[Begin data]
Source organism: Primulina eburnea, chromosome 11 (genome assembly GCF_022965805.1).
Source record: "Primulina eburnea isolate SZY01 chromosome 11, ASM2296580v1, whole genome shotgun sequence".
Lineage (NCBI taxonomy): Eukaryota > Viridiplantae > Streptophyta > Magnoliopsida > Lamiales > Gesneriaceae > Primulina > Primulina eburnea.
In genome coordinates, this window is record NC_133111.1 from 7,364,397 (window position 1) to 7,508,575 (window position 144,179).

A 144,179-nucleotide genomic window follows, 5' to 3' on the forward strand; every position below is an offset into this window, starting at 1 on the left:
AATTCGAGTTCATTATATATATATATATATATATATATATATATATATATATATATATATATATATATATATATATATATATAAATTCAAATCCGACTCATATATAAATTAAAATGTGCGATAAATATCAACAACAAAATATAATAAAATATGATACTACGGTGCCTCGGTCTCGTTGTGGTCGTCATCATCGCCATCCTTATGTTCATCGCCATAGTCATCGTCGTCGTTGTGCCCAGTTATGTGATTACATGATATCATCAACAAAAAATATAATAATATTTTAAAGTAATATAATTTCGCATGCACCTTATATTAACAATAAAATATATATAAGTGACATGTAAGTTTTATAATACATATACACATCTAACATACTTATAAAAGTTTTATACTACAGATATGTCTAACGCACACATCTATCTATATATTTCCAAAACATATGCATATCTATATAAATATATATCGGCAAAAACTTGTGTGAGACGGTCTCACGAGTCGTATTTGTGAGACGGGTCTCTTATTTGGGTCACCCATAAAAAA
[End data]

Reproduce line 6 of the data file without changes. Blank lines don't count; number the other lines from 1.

AATTCGAGTTCATTATATATATATATATATATATATATATATATATATATATATATATATATATATATATATATATATATATAAATTCAAATCCGACTCATATATAAATTAAAATGTGCGATAAATATCAACAACAAAATATAATAAAATATGATACTACGGTGCCTCGGTCTCGTTGTGGTCGTCATCATCGCCATCCTTATGTTCATCGCCATAGTCATCGTCGTCGTTGTGCCCAGTTATGTGATTACATGATATCATCAACAAAAAATATAATAATATTTTAAAGTAATATAATTTCGCATGCACCTTATATTAACAATAAAATATATATAAGTGACATGTAAGTTTTATAATACATATACACATCTAACATACTTATAAAAGTTTTATACTACAGATATGTCTAACGCACACATCTATCTATATATTTCCAAAACATATGCATATCTATATAAATATATATCGGCAAAAACTTGTGTGAGACGGTCTCACGAGTCGTATTTGTGAGACGGGTCTCTTATTTGGGTCACCCATAAAAAA